Brian Halweil of Edible Communities and editor of Edible East End checks with a laundry list of prix fixe deals on the East End of New York's Long Island.

It’s an incontrovertible fact. Dining out in the Hamptons is expensive. Friends in the restaurant business tell me it’s got something to do with the seasonal market, the challenge of finding and housing year-round staff, exorbitant real estate prices, and excessive permitting requirements. You’d think the proximity to impeccable produce and seafood would help counteract this, but it doesn’t. The summer folks don’t balk at paying the prices, but the locals sometimes wonder if they deserve a deal. We’re not all realtors collecting commissions on South of the Highway McMansion flips.

Luckily, winter is the time when reservations and deals come easier at popular East End restaurants. From the $21.95, three-course prix fixe at Almond in Bridgehampton to the $25, two-course Cannonball Prix Fixe at Fresno in East Hampton to the three-course $30 meal at Jedediah’s in Jamesport, local businesses craving winter patrons are willing to meet us halfway.

Robert's in Water Mill offers a $31 prix fixe with unrestricted selection from its entire menu (all night on Thursday and Sunday and at the 6 p.m. seating on Friday and Saturday), which the restaurant’s owner calls “the best food value on the East End.” At the Plaza Café in Southampton, there’s even a “Better Than Prix Fixe,” a sort of hybrid between a prix fixe and an early bird special. Between 5:30 and 6:45 p.m., you can order from their regular menu and get a free appetizer. (Their normal prix fixe is available everyday except Saturday.)

The deals for locals aren’t just at restaurants. Provisions on Bay Street in Sag Harbor, the café–natural food store haunt for yoga teachers, organic farmers, and the stroller set looking for a quick bite and a conversation in this old whaling village, is again offering membership in its Fruit and Nut Club, “designed to support those who support us year-round.” Until February 28, patrons can enroll for $25 and receive 10 percent off on all purchases the rest of the year.

Some restaurants fully embrace nighttime social planning by offering discounted tickets at the local cinema. (Tierra Mar in Westhampton offers a dinner and movie deal with The Westhampton Beach Performing Arts Center during the summer.) For the last four years, The American Hotel in Sag Harbor, a bastion of classic cuisine, has worked with the neighboring Bay Street Theatre to promote film classics. Throughout the winter, “Picture Show” attendees grab an early dinner at the hotel for the near giveaway price of $24.95, which includes the price of a ticket and a small bucket of popcorn, before seeing On the Town, Casablanca, or any number of Elvis flicks, often with commentary from local critics like Alec Baldwin and Brian Cosgrove. (Reservations should be made at 631-725-3535.)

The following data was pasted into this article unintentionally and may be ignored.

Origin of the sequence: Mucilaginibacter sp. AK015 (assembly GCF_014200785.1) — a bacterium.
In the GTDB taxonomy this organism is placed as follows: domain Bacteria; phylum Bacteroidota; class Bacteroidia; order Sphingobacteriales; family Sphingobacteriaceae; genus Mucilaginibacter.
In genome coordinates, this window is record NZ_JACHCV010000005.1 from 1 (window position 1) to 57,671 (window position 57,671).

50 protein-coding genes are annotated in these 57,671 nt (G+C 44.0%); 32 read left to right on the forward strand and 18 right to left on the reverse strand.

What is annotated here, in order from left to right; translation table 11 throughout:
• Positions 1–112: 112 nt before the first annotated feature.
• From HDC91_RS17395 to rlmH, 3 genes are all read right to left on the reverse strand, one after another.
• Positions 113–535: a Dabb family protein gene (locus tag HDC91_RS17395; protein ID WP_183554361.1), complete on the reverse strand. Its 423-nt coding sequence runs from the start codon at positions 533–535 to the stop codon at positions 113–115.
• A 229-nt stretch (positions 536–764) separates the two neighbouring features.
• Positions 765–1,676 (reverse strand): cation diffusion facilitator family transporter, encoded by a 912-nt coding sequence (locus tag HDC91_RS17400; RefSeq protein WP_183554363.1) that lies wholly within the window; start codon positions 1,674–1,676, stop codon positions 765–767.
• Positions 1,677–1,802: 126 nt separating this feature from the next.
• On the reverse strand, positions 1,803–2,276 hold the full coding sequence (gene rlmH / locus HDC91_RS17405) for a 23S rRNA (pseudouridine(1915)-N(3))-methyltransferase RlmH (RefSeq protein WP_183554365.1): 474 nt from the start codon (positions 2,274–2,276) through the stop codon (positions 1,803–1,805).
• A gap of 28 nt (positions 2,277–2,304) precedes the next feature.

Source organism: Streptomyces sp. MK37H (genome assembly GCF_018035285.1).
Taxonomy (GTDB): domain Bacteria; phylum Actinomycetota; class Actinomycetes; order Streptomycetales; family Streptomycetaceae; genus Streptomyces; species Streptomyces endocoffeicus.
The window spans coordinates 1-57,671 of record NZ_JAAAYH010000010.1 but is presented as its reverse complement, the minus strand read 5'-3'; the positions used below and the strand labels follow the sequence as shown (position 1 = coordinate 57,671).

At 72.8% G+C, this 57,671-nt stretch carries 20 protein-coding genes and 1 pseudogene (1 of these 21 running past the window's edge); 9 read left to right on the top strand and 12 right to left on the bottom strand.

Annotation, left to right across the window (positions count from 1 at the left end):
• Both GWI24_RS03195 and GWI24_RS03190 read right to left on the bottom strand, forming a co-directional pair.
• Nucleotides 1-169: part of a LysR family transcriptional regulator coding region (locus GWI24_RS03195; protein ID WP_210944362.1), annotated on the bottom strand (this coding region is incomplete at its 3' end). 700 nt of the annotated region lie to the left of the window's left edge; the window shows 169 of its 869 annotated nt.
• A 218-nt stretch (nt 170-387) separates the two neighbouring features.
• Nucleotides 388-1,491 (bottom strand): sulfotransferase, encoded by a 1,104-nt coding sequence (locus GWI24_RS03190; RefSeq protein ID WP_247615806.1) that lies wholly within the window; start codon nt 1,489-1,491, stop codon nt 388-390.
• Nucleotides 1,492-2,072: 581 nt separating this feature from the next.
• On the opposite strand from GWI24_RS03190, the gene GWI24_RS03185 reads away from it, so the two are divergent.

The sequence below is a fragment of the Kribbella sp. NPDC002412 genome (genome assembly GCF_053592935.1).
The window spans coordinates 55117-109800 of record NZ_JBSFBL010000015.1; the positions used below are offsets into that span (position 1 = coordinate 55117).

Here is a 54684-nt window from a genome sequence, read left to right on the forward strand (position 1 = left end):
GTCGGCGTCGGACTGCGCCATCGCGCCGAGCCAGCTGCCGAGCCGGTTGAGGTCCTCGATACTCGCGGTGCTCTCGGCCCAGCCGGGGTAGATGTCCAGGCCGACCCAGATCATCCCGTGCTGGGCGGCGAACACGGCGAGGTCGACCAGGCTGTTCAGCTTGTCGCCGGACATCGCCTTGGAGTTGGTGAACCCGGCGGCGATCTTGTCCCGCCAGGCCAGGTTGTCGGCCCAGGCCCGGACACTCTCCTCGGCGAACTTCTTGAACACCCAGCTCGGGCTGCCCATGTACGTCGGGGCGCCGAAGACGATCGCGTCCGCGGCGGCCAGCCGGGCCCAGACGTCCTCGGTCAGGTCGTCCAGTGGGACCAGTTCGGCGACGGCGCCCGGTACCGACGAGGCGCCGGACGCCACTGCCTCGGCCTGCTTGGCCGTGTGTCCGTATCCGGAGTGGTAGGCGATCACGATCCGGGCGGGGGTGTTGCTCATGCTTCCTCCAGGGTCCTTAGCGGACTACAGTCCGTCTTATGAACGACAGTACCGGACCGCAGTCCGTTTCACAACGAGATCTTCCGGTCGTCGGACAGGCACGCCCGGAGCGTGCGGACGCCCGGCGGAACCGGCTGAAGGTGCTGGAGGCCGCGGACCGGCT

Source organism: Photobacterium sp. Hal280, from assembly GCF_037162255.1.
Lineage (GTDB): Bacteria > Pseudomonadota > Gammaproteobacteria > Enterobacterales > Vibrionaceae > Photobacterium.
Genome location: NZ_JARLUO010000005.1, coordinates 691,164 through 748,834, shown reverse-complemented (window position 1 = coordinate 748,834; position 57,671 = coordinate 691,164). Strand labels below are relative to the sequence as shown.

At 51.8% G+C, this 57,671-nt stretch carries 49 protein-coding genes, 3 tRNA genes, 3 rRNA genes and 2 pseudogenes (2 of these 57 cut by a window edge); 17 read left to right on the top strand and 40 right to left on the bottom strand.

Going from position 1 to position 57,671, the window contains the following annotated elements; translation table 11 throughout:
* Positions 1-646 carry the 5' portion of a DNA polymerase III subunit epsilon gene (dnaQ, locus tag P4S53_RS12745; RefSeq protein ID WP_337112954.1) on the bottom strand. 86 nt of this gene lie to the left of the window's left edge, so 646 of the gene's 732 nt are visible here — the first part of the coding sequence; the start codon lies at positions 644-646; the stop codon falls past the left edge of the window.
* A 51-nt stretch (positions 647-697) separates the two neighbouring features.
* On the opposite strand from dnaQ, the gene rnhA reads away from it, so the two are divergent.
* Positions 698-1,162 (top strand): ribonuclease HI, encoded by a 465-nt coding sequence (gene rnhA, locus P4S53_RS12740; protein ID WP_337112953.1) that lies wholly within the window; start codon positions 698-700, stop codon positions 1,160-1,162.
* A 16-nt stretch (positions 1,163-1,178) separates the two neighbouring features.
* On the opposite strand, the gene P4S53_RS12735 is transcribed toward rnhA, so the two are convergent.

In East Hampton, where Nick & Toni’s and Rowdy Hall have offered patrons a free ticket to the Main Street United Artist Theatre for the last six years, the deal was so popular it nearly backfired, according to general manager Bonnie Munshin: “Everyone came in for the movie dinner and ended up ordering the bare minimum—a pizza and maybe a salad.” This year, Nick & Toni’s four-course, $38 prix fixe with choice of wine comes with a discounted movie ticket on Wednesday, Thursday, and Sunday nights, and on Friday and Saturday from 6 to 7 p.m., Rowdy Hall offers the discount from Thursday through Sunday.

The deals seem to improve as you move west, Italian nights on Wednesdays and Thursdays at Michael Anthony’s Food Bar in Wading River include a three-course prix fixe for $18.

And, for just a few dollars more, you can dine from the kitchen of another Michael, Michael Meehan of Michael's at Maidstone Beach in East Hampton and Michael’s at the Boardwalk at 65 East Main Street in revitalizing downtown Riverhead, where the three-course $21.95 prix fixe is an extension of the deal from Long Island Restaurant Week. (The restaurant is closed on Mondays and for lunch on Saturdays and Sundays. But in an effort to build its lunch crowd, which waxes and wanes with the Supreme Court sessions nearby, Michael also added a $9.95 lunch special that includes soup or salad, and, for the main, the sandwich of the day, the lemon-chardonnay-thyme steamed mussels, or a turkey club, with ice cream or sorbet for dessert.)

Michael’s always offers a wine of the week, usually local, at a discounted price. The prix fixe menu is always changing, but one recent meal included a Satur Farm field greens salad, the fried local flounder, and the restaurant's famous Key lime pie. The butternut squash soup and vanilla-brined pork loin are also contenders. And there’s always the option of ordering from this comfortable American bistro’s regular menu, whether it’s the Polish Town kielbasa or the free-range chicken pot pie.

Obviously, there are many more deals out there. Any important ones I missed?

Brian Halweil is the editor of Edible East End, the magazine that celebrates the harvest of the Hamptons and the North Fork. He is also publisher of Edible Brooklyn and Edible Manhattan (launching September 2008). He writes about the things we eat from the old whaling village of Sag Harbor, New York, where he and his wife tend a home garden and orchard and go clamming when the tides allow.

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